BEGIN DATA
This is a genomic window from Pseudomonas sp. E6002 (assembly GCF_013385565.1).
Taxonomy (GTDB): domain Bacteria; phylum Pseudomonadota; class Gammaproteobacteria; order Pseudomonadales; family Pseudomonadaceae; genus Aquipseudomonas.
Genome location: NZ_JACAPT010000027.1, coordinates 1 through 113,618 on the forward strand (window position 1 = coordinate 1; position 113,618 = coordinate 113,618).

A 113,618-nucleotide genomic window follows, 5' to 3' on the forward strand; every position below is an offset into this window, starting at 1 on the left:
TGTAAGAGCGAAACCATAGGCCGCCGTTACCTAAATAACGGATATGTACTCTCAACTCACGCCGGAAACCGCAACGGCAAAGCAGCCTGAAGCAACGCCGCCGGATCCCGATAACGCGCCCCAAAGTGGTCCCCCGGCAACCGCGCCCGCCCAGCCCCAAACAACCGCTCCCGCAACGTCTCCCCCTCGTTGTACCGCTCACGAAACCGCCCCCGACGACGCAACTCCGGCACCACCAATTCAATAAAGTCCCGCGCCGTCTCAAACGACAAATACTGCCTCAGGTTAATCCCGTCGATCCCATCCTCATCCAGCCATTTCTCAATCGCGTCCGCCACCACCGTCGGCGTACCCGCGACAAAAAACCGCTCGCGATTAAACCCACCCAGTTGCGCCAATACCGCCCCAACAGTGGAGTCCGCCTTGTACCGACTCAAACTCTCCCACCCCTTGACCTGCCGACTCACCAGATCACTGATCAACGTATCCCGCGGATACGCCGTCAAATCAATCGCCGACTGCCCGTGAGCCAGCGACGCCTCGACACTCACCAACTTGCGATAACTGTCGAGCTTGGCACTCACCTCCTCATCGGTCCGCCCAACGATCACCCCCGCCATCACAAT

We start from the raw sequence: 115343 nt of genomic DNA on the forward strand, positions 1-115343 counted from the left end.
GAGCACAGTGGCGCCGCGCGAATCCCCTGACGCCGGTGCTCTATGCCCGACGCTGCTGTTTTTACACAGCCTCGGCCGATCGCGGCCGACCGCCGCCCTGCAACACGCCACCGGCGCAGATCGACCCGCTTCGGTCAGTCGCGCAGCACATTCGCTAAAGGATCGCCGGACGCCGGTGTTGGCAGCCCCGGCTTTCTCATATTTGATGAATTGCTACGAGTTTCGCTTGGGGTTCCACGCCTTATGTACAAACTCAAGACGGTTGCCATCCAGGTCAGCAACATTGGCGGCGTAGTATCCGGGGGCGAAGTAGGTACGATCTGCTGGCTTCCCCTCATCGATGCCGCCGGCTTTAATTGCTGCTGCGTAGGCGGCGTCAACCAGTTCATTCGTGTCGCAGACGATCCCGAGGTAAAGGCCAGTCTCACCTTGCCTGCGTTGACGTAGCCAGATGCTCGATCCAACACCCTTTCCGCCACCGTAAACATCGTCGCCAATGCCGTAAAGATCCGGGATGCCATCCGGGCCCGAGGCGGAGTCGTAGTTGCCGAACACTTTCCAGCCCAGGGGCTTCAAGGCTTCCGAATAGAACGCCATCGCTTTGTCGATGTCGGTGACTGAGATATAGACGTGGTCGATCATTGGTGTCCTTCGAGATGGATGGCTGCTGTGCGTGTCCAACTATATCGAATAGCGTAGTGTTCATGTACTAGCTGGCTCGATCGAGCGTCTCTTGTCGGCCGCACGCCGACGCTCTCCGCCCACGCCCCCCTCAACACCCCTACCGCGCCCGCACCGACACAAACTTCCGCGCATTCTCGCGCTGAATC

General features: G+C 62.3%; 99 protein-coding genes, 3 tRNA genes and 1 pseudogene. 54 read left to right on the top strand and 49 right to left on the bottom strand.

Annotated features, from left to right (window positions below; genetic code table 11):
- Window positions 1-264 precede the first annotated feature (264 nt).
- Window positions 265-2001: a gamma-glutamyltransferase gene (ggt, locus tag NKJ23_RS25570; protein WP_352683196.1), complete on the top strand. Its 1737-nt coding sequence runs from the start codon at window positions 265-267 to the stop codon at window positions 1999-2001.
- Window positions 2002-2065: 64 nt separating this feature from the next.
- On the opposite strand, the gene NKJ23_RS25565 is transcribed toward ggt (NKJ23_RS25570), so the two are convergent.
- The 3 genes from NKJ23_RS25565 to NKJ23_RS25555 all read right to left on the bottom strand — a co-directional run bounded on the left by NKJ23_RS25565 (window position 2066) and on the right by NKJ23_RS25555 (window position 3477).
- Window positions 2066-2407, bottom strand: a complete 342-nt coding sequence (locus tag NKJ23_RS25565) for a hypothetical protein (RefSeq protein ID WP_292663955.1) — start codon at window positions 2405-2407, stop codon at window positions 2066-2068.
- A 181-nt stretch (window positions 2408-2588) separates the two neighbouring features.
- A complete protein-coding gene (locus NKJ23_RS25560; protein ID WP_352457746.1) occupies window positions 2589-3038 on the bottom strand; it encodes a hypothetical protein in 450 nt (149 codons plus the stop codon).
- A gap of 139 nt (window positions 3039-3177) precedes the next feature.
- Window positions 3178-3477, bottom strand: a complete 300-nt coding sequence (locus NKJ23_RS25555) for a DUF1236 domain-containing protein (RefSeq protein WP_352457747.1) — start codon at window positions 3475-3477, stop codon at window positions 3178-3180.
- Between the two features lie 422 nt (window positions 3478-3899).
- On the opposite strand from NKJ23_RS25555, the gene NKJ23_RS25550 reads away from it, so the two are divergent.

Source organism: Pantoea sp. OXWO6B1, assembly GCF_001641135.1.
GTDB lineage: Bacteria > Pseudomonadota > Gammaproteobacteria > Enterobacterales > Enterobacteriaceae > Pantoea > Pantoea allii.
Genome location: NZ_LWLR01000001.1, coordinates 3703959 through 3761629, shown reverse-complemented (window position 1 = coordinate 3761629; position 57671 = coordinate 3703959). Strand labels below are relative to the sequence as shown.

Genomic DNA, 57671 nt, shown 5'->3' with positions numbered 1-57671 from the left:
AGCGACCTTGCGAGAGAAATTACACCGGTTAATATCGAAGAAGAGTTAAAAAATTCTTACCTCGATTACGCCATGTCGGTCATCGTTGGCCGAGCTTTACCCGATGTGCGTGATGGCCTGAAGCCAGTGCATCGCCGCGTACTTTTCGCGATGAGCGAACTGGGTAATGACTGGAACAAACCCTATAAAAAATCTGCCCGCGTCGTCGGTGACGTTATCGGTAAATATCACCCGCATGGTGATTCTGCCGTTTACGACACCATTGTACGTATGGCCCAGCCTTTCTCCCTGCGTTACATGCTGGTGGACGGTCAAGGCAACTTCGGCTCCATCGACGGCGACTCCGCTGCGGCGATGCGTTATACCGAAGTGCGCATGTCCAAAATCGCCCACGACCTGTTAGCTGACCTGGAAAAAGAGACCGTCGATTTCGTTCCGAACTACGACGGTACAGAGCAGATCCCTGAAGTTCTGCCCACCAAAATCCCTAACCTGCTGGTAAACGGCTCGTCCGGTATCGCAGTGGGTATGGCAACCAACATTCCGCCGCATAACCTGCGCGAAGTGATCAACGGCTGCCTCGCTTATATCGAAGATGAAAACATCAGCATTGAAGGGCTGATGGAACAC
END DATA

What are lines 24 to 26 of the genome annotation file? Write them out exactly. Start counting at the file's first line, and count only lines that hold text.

Genome location: NZ_LWLR01000001.1, coordinates 3703959 through 3761629, shown reverse-complemented (window position 1 = coordinate 3761629; position 57671 = coordinate 3703959). Strand labels below are relative to the sequence as shown.

Genomic DNA, 57671 nt, shown 5'->3' with positions numbered 1-57671 from the left:
AGCGACCTTGCGAGAGAAATTACACCGGTTAATATCGAAGAAGAGTTAAAAAATTCTTACCTCGATTACGCCATGTCGGTCATCGTTGGCCGAGCTTTACCCGATGTGCGTGATGGCCTGAAGCCAGTGCATCGCCGCGTACTTTTCGCGATGAGCGAACTGGGTAATGACTGGAACAAACCCTATAAAAAATCTGCCCGCGTCGTCGGTGACGTTATCGGTAAATATCACCCGCATGGTGATTCTGCCGTTTACGACACCATTGTACGTATGGCCCAGCCTTTCTCCCTGCGTTACATGCTGGTGGACGGTCAAGGCAACTTCGGCTCCATCGACGGCGACTCCGCTGCGGCGATGCGTTATACCGAAGTGCGCATGTCCAAAATCGCCCACGACCTGTTAGCTGACCTGGAAAAAGAGACCGTCGATTTCGTTCCGAACTACGACGGTACAGAGCAGATCCCTGAAGTTCTGCCCACCAAAATCCCTAACCTGCTGGTAAACGGCTCGTCCGGTATCGCAGTGGGTATGGCAACCAACATTCCGCCGCATAACCTGCGCGAAGTGATCAACGGCTGCCTCGCTTATATCGAAGATGAAAACATCAGCATTGAAGGGCTGATGGAACAC